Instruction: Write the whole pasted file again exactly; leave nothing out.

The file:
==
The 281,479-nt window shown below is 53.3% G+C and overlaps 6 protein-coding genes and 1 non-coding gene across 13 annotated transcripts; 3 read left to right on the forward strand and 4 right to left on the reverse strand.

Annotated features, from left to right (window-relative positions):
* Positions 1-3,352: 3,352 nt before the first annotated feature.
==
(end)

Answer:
The 281,479-nt window shown below is 53.3% G+C and overlaps 6 protein-coding genes and 1 non-coding gene across 13 annotated transcripts; 3 read left to right on the forward strand and 4 right to left on the reverse strand.

Annotated features, from left to right (window-relative positions):
* Positions 1-3,352: 3,352 nt before the first annotated feature.